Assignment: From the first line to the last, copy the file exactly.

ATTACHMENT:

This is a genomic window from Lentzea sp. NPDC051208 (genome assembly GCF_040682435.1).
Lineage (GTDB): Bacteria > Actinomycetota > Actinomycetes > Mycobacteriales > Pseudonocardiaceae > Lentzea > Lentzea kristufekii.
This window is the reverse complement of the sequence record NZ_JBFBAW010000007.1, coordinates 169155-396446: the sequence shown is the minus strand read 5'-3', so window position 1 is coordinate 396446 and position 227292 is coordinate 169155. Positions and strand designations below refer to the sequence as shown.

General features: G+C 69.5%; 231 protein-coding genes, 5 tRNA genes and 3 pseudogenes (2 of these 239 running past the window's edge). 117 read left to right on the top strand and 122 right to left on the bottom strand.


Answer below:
This is a genomic window from Lentzea sp. NPDC051208 (genome assembly GCF_040682435.1).
Lineage (GTDB): Bacteria > Actinomycetota > Actinomycetes > Mycobacteriales > Pseudonocardiaceae > Lentzea > Lentzea kristufekii.
This window is the reverse complement of the sequence record NZ_JBFBAW010000007.1, coordinates 169155-396446: the sequence shown is the minus strand read 5'-3', so window position 1 is coordinate 396446 and position 227292 is coordinate 169155. Positions and strand designations below refer to the sequence as shown.

General features: G+C 69.5%; 231 protein-coding genes, 5 tRNA genes and 3 pseudogenes (2 of these 239 running past the window's edge). 117 read left to right on the top strand and 122 right to left on the bottom strand.